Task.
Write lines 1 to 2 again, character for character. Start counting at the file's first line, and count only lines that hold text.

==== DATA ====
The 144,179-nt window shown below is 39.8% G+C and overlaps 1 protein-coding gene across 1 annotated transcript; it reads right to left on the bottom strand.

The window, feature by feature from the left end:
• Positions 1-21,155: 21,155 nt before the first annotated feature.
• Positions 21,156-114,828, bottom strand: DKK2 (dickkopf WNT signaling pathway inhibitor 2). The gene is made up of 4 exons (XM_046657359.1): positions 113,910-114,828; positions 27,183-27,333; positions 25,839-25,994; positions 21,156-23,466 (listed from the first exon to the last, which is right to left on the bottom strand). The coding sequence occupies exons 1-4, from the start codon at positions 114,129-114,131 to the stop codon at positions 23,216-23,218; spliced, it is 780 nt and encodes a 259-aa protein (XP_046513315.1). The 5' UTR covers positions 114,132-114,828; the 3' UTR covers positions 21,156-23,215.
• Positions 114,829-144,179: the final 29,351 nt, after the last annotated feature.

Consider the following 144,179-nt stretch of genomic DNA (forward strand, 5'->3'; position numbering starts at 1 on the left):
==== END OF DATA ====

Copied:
The 144,179-nt window shown below is 39.8% G+C and overlaps 1 protein-coding gene across 1 annotated transcript; it reads right to left on the bottom strand.

The window, feature by feature from the left end: